Chemistry for Liberal Studies - Forensic Academy / Dr. Stephanie R. Dillon

# Scientific Notation and Significant Figures

In the previous example you should have noticed that the answer is presented in what is called scientific notation.

Scientific notation…

…is a way to express very small or very large numbers
…is most often used in "scientific" calculations where the analysis must be very precise
…consists of two parts: A Number and a Power of 10. Ex: 1.22 x 103

For a number to be in correct scientific notation only one digit may be to the left of the decimal. So,

\begin{align} 1.22 & \times 10^3 \text{ is correct} \\ 12.2 & \times 10^2 \text{ is not} \end{align}

How to convert non-exponential numbers to exponential numbers:

Example 1

$$234,999$$

This is a large number and the implied decimal point is at the end of the number.

$$234,999.$$

To convert this to an exponential number we need to move the decimal to the left until only one digit resides in front of the decimal point. In this number we move the decimal point 5 times.

$$2.34999 \text{ (five numbers)}$$

…and thus the exponent we place on the power of 10 is 5. The resulting exponential number is then:

$$2.34999 \times 10^5$$

Other examples:

\begin{align} 21 & \to 2.1 \times 10^1 \\ 16600.01 & \to 1.660001 \times 10^4 \\ 455 & \to 4.55 \times 10^2 \end{align}

Small numbers can be converted to exponential notation in much the same way. You simply move the decimal to the right until only one non-zero digit is in front of the decimal point. The exponent then equals the number of digits you had to pass along the way.

Example 2

$$0.000556$$

The first non-zero digit is 5 so the number becomes 5.56 and we had to pass the decimal point by 4 digits to get it to the point where there was only one non-zero digit at the front of the number so the exponent will be -4. The resulting exponential number is then:

$$5.56 \times 10^{-4}$$

Other examples

\begin{align} 0.0104 & \to 1.04 \times 10^{-2} \\ 0.0000099800 & \to 9.9800 \times 10^{-6} \\ 0.1234 & \to 1.234 \times 10^{-1} \end{align}

So to summarize, moving the decimal point to the left yields a positive exponent. Moving the decimal point to the right yields a negative exponent.

Another reason we often use scientific notation is to accommodate the need to maintain the appropriate number of significant figures in our calculations.

### Significant Figures

There are three rules on determining how many significant figures are in a number:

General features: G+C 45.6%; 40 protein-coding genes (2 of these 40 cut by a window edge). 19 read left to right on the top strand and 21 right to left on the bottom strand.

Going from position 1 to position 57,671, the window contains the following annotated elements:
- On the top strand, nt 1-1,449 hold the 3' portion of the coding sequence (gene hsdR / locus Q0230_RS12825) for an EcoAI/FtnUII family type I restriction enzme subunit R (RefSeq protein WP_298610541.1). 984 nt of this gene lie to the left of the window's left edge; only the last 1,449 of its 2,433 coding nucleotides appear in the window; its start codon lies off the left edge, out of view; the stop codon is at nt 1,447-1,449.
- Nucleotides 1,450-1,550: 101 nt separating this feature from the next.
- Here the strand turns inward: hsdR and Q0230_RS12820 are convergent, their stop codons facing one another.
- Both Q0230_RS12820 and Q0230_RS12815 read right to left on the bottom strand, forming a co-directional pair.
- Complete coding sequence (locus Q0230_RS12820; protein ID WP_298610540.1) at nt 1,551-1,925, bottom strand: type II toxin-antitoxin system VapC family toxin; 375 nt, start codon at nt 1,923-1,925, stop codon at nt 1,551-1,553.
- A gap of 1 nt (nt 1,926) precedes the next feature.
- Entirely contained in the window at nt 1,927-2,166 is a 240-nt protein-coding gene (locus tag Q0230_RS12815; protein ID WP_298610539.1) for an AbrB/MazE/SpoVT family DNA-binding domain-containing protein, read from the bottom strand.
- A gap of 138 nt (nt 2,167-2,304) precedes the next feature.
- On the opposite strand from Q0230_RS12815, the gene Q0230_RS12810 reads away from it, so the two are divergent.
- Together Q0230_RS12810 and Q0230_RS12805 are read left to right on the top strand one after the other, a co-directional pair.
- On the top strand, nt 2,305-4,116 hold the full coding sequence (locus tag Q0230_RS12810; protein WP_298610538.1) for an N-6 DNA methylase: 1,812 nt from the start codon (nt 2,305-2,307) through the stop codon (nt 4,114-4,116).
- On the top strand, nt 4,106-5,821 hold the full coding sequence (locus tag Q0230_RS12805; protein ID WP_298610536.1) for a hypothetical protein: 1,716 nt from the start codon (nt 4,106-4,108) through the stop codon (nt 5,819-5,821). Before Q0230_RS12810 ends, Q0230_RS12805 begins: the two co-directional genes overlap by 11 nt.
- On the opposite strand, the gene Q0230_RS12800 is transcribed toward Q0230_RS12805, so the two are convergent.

1. Non-zero digits are always significant.
2. Any zeros between two significant digits are significant.
3. A final zero or trailing zeros in the decimal portion ONLY are significant.

Examples

• 2003 has 4 significant figures
• 00.00300 has 3 significant figures
• 00067000 has 2 significant figures
• 00067000.0 has 6 significant figures

### Exact Numbers

Exact numbers, such as the number of people in a room, have an infinite number of significant figures. Exact numbers are counting up how many of something are present, they are not measurements made with instruments. Another example of this are defined numbers, such as

$$1 \text{ foot} = 12 \text{ inches}$$

There are exactly 12 inches in one foot. Therefore, if a number is exact, it DOES NOT affect the accuracy of a calculation nor the precision of the expression. Some more examples:

• There are 100 years in a century.
• Interestingly, the speed of light is now a defined quantity. By definition, the value is 299,792,458 meters per second.

In order to present a value in the correct number of significant digits you will often have to round the value off to that number of digits. Below are the rules to follow when doing this: The application of significant figures rules while completing calculations is important and there are different ways to apply the rules based on the type of calculation being performed.

### Significant Figures and Addition or Subtraction

In addition and subtraction the number of significant figures that can be reported are based on the number of digits in the least precise number given. Specifically this means the number of digits after the decimal determine the number of digits that can be expressed in the answer.

Example ### Significant Figures and Multiplication or Division

In multiplication and division the number of significant figures is simply determined by the value of lowest digits. This means that if you multiplied or divided three numbers: 2.1, 4.005 and 4.5654, the value 2.1 which has the fewest number of digits would mandate that the answer be given only to two significant figures.